Today’s Arab Middle East faces challenges like no other time in its recent history. The list includes issues pertaining to natural resource management, democratic practices, economic development (poverty, employment, and equal opportunity), and religious and cultural reformation. How such challenges are defined and managed will determine the future of this region for decades to come. How the Middle East’s challenges are managed will also impact its geographic neighbors and economic and political partners and allies. The choices are stark - political development and economic prosperity versus terrorism, migrations, and wars.
The financial system of the Middle East is a critical part of the local economies. This financial system can be viewed as two parts: commercial banks, which take deposits and make loans, and are regulated by central banks; and, capital markets composed of issuers of securities, investors in said securities, and intermediaries.
In more ways than one, capital market institutions and stakeholders in the Middle East are at the heart of addressing the region’s economic and political challenges. Well-functioning capital markets can play three important roles:
1. facilitate access to finance and growth capital for companies (including SMEs, which account for most of employment and GDP growth in the region);
2. provide mechanisms that enable citizens to store wealth; and,
3. create viable markets so that financial assets and securities can be bought and sold.
Capital markets can also play an important role in enabling the average citizen to have a vested interest and stake in the economic development of their country, thus contributing to the peaceful political development of the region.
The Middle East’s capital markets are by no means homogenous but that should not restrict an interested observer’s ability to view them synergistically through a common regional prism.
From a capital markets perspective, the region is practically four sub-regions with varying degrees of development – the Gulf Cooperation Council countries, the Levant, and the Maghreb. Egypt is a sub-region in its own right.
The region’s capital markets share common challenges and aspirations, and some of these include:
• How to catalyze and maintain liquidity on the region’s exchanges? How to amalgamate and stitch together otherwise discreet liquidity pools across borders – both geographic and product-specific boundaries?
• How to increase IPOs (family companies, state enterprises, SMEs) with sufficient free floats and market capitalizations to attract international investment funds?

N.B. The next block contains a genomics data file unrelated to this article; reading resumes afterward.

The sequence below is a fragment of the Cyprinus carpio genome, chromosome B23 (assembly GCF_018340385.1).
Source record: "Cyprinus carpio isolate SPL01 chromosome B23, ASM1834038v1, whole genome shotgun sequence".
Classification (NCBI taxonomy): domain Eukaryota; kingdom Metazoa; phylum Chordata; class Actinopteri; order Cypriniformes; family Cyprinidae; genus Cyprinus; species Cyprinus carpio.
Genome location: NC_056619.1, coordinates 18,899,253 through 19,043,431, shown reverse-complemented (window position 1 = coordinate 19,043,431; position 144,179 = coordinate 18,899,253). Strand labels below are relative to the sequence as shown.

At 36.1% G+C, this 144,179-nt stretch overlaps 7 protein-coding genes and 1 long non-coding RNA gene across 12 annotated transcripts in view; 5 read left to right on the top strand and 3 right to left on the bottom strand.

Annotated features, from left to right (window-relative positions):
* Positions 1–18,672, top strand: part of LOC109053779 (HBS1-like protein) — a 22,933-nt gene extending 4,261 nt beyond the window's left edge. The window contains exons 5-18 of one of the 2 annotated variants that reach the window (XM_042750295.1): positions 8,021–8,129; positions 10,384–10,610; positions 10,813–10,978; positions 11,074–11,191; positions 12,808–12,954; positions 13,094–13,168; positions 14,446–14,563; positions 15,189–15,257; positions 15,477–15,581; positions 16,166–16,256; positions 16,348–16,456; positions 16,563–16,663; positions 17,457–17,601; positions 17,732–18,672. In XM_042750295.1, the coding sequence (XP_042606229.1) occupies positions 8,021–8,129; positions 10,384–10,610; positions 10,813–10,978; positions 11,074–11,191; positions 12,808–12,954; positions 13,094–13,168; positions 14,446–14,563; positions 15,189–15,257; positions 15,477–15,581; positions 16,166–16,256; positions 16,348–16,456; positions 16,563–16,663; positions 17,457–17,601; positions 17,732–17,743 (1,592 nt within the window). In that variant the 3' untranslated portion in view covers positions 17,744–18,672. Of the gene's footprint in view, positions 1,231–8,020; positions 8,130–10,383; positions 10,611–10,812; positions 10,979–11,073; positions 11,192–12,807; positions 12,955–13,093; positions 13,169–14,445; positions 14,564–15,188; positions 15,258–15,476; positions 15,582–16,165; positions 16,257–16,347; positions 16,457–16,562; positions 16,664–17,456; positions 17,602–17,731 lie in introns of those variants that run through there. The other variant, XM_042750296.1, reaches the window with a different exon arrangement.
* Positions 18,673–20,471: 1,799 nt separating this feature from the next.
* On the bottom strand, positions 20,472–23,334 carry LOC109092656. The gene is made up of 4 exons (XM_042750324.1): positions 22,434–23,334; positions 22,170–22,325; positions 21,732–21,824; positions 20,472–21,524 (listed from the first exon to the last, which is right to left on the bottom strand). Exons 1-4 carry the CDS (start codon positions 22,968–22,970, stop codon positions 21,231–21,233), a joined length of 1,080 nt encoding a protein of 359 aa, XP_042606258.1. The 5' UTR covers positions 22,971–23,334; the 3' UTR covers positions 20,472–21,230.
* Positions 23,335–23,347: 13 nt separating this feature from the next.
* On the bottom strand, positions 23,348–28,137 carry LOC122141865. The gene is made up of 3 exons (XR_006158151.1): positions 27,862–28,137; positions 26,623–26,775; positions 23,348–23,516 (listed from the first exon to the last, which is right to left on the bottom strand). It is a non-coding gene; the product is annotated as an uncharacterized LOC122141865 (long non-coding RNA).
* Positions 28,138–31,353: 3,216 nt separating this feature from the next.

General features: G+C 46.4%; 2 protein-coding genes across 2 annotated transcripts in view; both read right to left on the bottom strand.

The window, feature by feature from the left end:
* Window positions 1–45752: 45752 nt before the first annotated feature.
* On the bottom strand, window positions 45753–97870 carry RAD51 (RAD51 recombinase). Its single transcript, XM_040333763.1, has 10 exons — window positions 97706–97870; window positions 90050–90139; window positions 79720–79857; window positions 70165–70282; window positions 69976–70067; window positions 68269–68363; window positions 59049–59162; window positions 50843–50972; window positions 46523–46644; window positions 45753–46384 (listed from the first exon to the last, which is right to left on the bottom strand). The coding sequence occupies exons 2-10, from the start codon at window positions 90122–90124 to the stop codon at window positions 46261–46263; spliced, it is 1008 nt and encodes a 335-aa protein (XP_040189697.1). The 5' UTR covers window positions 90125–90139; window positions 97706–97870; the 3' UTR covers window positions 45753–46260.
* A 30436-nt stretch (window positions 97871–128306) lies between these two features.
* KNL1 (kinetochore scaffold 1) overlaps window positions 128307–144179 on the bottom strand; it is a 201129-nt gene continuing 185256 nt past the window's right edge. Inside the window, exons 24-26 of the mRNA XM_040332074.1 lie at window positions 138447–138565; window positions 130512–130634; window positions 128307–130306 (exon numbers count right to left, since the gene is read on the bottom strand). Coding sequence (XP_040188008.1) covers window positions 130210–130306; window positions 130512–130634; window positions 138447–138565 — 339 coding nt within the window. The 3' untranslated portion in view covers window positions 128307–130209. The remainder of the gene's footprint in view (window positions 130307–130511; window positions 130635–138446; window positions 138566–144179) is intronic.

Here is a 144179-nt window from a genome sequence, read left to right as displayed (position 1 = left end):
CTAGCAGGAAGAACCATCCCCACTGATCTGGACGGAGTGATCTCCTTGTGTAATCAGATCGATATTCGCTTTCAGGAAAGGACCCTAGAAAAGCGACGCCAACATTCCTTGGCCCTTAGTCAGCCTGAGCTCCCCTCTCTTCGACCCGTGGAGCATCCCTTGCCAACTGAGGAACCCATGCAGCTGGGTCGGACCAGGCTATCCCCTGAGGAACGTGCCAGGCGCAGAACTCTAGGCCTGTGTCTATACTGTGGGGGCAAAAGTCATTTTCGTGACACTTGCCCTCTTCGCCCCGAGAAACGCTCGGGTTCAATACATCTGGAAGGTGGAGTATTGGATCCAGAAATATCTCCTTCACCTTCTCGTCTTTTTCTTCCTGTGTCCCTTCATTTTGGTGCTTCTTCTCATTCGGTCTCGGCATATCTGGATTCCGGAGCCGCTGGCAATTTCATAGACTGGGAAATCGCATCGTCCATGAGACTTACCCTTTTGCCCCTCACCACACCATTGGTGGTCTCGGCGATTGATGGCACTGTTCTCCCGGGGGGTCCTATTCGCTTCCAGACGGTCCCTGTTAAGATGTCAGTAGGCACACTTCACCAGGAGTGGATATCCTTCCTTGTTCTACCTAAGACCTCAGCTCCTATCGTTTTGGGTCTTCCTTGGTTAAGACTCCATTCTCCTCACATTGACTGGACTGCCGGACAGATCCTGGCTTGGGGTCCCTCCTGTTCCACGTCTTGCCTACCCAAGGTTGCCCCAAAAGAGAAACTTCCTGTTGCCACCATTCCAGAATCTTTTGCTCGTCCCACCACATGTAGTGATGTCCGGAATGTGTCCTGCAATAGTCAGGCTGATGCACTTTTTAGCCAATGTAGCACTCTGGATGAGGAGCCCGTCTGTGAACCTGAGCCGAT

• How to rise up to international best practices when it comes to disclosure and corporate governance, particularly as these relate to related party transactions?
• How to arrive at viable benchmark yield curves and catalyze the growth of secondary markets for corporate bonds?
• How to spur the development of the insurance sector to facilitate the issuance of long dated securities?
• How to convert stock markets into public shareholding companies and list their shares on their own, and other, platforms? How to arrive at regional and quasi regional stock markets?
The vested interests in catalyzing further development and growth of the region’s capital markets transcend stakeholders within the region –
• how can the Middle East’s capital markets become an engine of economic growth, utilizing financial resources from within the region and from outside, facilitating domestic investment, FDI, and international portfolio investment?
• how can the region’s capital markets contribute to financing the development of needed infrastructure to support critical sectors – water, power (including green energy), education, transportation, and health?
• how can the region’s capital markets contribute to employment generation at home, addressing migration pressures on host countries?
• how can the region’s capital markets solidify their role in combating money laundering and terrorism finance?
Over the past few years, the Middle East capital markets have undergone impressive developments. We have seen upgrades from frontiers to emerging markets, corporatization of stock markets, more inclusions of listed firms in international indices, a visible increase in IPOs and a trend towards listings on international exchanges, wider use of ETFs, and upgrades of legal and regulatory frameworks to international best practices.
Local governments, bilateral and multilateral development organizations, and international financial institutions have all contributed to this, as well as the efforts of listed firms, shareholders, investors and intermediaries, and regulators.
In addition to building on these successes, the next phase of this coming of age will also rely on the timely, reliable, and relevant delivery of data and information about the region’s capital markets, available to all stakeholders, local and international.